Defense expert: DOD hurts JEDI effort by lack of plan
The ups and downs of the Defense Department’s JEDI cloud initiative are well-chronicled here and other places. And the saga isn’t nearly done yet of course.
All throughout, former Defense Science Board chair and Hudson Institute Senior Fellow William Schneider sees a mistake DOD continues to make. Overall, he is supportive of DOD’s plan to make an enterprise shift to the cloud.
DOD hasn’t expressed a clear vision of where they want to go with their cloud strategy unlike the intelligence community when the CIA awarded Amazon Web Services a contract five years ago to build a cloud in 2013, Schneider told a gathering of reporters Thursday.
Deputy Defense Secretary Pat Shanahan is right in recognizing the need for the cloud and for DOD to move away from its decentralized approach to IT and the risks that are inherent with that kind of environment, Schneider said.
Shanahan also has said that DOD will use multiple cloud providers and adopt more commercial practices.
But JEDI seems to run counter to that with its $10 billion ceiling and single-award format. It seems that DOD is saying one thing but acting in the completely opposite direction. (My words, not Schneider’s.)
Schneider, who also is a former Office of Management and Budget official and undersecretary of state, believes that DOD will move to a multiple cloud environment and that JEDI is just the first step in that process.
“But the lack of a roadmap has amplified the anxiety about the future of the market,” he said.
A roadmap would ease some of the tensions on Capitol Hill and in the contracting industry. Outside of the presumed favorite Amazon Web Services, most in industry have been pushed back against the idea of a single award. Congress has placed several reporting requirements on DOD because of their concerns.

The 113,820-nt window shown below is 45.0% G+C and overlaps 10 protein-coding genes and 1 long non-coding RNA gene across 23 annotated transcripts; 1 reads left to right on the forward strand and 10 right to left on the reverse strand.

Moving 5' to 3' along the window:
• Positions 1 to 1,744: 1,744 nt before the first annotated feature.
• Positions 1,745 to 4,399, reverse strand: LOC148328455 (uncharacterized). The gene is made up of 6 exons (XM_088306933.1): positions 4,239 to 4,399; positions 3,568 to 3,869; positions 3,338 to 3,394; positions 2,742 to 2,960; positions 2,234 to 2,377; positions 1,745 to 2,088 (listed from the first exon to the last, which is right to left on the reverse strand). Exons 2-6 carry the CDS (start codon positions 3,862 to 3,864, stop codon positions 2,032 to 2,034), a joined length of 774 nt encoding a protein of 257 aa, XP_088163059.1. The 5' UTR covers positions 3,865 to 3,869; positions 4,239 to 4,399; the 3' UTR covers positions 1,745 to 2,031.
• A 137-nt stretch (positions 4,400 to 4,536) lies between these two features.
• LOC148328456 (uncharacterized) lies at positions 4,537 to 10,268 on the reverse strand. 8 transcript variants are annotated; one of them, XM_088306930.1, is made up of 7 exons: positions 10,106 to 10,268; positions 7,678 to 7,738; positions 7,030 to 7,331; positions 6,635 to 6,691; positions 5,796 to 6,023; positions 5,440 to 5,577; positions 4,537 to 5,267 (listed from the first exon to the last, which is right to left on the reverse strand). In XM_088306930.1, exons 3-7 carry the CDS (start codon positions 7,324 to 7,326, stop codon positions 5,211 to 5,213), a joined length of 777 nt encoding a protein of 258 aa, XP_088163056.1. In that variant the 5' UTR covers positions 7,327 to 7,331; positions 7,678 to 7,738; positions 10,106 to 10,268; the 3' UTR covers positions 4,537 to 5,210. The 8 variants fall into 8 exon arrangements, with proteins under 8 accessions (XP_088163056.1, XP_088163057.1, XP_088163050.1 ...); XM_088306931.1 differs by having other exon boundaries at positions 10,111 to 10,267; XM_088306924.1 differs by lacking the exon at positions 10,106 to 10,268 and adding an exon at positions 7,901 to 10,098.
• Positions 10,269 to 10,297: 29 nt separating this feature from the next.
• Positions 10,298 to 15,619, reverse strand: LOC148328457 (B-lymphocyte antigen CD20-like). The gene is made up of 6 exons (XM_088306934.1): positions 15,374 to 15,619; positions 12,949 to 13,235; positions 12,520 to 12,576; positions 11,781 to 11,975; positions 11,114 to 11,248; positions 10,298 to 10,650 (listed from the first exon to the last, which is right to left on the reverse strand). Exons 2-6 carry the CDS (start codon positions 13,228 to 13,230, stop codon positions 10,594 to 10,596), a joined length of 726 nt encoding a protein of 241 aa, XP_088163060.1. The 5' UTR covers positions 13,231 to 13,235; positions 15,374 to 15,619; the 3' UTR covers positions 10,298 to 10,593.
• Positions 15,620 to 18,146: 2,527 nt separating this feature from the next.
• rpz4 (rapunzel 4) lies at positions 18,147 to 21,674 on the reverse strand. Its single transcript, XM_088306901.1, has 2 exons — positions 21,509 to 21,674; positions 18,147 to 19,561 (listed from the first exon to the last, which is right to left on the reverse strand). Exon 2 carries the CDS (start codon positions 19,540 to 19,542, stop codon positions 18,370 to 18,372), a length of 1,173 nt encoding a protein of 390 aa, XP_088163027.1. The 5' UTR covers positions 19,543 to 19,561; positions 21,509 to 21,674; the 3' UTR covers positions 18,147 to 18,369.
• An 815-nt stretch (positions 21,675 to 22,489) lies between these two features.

But through it all DOD has stayed the course with a single-award strategy. The most recent amendments to the RFP restated that strategy. Proposals are due Sept. 17.
A protest by Oracle is still pending at GAO with a decision due Nov. 14.
With the industry push-back and congressional concerns, JEDI has been more “litigious” than most services contracts, Schneider said.
But he also tied that to the lack of a roadmap.
“When you do a road map there are a lot of enabling things that are below the level of visibility,” Schneider said. “You have to think about how you are going to contract for services? What is your supply chain like? What outcomes do you want?”
Focusing on outcomes is an important issue at DOD and the broader government, according to Schneider. Overall, Schneider sees JEDI’s problems as an indicator of broader and perhaps more significant issues because of how DOD procurement works.
“DOD needs to get out of the requirements mindset,” he said. “Private industry works on warranties, not requirements.”
But making that kind of change also requires a literal act of Congress to change procurement laws and allow DOD to move more like a commercial enterprise.
And here again, a roadmap for JEDI could have helped because DOD could have gone to Congress and won some relief from defense acquisition regulation if they were able to articulate their vision.
Now DOD fighting an uphill public relations battle. However Oracle’s protest is resolved, there will likely be more protests once an award is made. All of that means more delays for DOD.
Posted by Nick Wakeman on Aug 30, 2018 at 11:17 AM